KARACHI: With dog bite cases on the rise across Sindh, the provincial government is launching a programme to control the growing stray dog population and wipe out rabies. The new initiative will kick off today (Thursday) in Karachi's Central district, where municipal employees will be trained to catch stray dogs, vaccinate them against rabies, and to sterilise them to prevent their population from increasing further.
According to the project documents available with The Express Tribune, the programme is being launched by the local government department with the help of non-governmental organisations, community members and other stakeholders. According to the decision of the government, a total of 500,000 stray dogs will be vaccinated and subsequently sterilised within a year to in efforts to reduce their population.
Tag and release
"This programme is being implemented throughout the province. We are initially training our municipal staff to capture and vaccinate street dogs. Later, we will tag each dog before releasing it in a particular area," said Local Government Secretary Roshan Ali Shaikh.
He explained that after a few days of vaccination, the municipal staff will capture the tagged dogs again for surgery, which will be carried out at sixty-four designated veterinary hospitals belonging to the livestock and fisheries department.
"After post-operative care, the dogs will be released in their respective areas. The entire process will take 12 days. Initially, the project will be launched for three years and the government will extend it accordingly until the province will become completely free of rabies," he said.
No more culling
According to official reports, in the last 10 months, around 186,579 people have been attacked by stray dogs in Sindh. Taking notice of the situation, the Sindh High Court initially directed the relevant authorities to control the population of stray dogs.
Complying with court orders, the local government authorities have culled more than 34,000 dogs in the past three months.
"The culling or poisoning of dogs is bad for the environment and is an inhumane and painful practice. In the next hearing of the court - which is scheduled on December 4 - we will submit our report detailing the killing of stray dogs and will request the court to reconsider its decision and allow us to launch our vaccination and sterilisation project to reduce dogs' population," said Shaikh, adding that the process will be not be applied to puppies and only mature dogs will be selected for it.
According to the plan of the government, different capacity-building workshops and training courses, carried out in collaboration with different stakeholders and animal rights organisations, including the Ayesha Chundrigar Foundation (ACF), Society for the Protection of Animals Rights and Second Chance for Animals, will be started to train municipal staff, doctors and other people involved in the campaign.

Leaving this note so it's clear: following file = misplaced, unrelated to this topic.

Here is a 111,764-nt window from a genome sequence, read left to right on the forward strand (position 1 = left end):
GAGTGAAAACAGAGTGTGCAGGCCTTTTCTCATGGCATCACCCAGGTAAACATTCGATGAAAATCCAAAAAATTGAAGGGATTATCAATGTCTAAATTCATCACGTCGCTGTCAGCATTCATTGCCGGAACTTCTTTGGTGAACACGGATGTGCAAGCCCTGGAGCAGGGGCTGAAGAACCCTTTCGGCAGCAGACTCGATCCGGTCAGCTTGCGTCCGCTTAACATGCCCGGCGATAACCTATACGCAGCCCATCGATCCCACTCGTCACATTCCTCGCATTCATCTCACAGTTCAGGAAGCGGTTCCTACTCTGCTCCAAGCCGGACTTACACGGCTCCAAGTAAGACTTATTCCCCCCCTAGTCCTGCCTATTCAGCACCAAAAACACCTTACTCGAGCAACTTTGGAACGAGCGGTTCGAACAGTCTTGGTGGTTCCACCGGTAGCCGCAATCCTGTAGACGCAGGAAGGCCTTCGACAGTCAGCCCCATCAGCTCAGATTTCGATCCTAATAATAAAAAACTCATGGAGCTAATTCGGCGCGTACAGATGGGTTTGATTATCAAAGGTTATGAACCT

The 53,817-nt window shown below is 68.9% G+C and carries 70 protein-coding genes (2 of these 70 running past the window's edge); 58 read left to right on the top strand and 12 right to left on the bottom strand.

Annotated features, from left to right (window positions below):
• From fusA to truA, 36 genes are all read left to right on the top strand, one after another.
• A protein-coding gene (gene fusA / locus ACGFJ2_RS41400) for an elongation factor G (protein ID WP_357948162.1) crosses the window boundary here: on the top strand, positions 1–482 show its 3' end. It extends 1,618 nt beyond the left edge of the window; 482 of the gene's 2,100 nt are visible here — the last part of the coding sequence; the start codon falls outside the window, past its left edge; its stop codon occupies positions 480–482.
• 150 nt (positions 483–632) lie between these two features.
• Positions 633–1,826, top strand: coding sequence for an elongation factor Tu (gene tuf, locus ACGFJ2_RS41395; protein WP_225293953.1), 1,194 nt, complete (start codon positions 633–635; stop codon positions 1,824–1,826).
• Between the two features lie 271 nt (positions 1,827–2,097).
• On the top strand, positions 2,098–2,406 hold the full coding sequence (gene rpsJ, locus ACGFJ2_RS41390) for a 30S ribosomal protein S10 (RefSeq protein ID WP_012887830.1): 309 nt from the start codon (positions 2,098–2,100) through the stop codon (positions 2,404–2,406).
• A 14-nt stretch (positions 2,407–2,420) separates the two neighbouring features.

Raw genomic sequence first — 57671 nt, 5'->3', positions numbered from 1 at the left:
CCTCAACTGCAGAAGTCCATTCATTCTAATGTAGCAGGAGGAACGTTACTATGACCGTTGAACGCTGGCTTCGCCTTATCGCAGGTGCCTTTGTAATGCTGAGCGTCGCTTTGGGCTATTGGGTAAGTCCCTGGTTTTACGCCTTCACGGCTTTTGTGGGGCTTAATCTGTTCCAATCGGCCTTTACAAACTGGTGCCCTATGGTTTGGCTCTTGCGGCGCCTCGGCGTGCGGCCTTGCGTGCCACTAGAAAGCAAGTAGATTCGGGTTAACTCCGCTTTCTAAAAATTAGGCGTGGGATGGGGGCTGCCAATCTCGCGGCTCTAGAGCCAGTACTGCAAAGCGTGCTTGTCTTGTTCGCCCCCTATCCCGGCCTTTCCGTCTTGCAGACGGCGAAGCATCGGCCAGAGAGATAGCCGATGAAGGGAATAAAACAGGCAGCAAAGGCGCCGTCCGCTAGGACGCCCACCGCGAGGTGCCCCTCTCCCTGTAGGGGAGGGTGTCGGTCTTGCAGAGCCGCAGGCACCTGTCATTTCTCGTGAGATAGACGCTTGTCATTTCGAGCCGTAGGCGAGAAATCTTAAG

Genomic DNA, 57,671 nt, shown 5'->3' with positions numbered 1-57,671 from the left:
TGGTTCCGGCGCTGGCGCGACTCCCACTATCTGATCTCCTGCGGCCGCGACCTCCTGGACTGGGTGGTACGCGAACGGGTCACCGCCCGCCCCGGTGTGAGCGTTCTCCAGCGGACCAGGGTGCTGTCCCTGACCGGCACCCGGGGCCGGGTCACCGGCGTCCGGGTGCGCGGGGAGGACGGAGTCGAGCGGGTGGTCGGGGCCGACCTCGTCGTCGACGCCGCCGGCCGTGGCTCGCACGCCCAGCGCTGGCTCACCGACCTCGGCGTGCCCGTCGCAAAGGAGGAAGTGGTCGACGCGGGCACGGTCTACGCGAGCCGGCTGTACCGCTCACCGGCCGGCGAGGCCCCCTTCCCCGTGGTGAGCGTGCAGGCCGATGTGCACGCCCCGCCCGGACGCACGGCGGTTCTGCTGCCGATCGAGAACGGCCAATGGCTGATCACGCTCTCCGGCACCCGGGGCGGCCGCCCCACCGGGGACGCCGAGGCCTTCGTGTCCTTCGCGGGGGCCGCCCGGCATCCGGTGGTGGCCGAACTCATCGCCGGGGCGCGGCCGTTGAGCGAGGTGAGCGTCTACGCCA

Besides, an awareness programme will also be launched to educate the masses, particularly children, on the behaviour of dogs and how they should be treated with empathy, compassion and kindness.
The PC-1 of the project - a plan devised by the government - reveals that the municipal staff will be involved in the operation to vaccinate dogs. One rabies vaccination for human costs approximately Rs700 to Rs800, however, vaccination for a dog costs between Rs60 to 80.
Of rabies and precedents
Rabies is a zoonotic disease which transmits from animal to humans caused by the rabies virus. Experts dealing with the disease say that dogs are not born with rabies and this disease is 100 per cent preventable through prompt and appropriate medical care and vaccination. Scientific research has revealed that if 70 per cent of dogs are vaccinated, rabies can be successfully controlled. The mass vaccination of the dog population is the best way to prevent human deaths. Regarding the identification of dogs suffering from this disease, experts are of the opinion that infected dogs have red eyes, they show frothing at their mouths, bite everything, including inanimate objects, and show sensitivity to light. Such dogs themselves die within seven to 10 days of getting the disease.
Speaking to The Express Tribune, Dr Rashid Pirzada, who has a PhD in veterinary sciences from the United Kingdom, said that the government should stop culling dogs and use other methods.
"The vaccination and sterilisation of dogs to reduce their population is a global practice to handle the population of street dogs," he remarked. "Nepal, Afghanistan and other developing countries have also controlled rabies through the practice of vaccination and sterilisation. Their success can be gauged from the fact that not a single human death was reported in Kabul last year because of the disease."
Published in The Express Tribune, November 21st, 2019.
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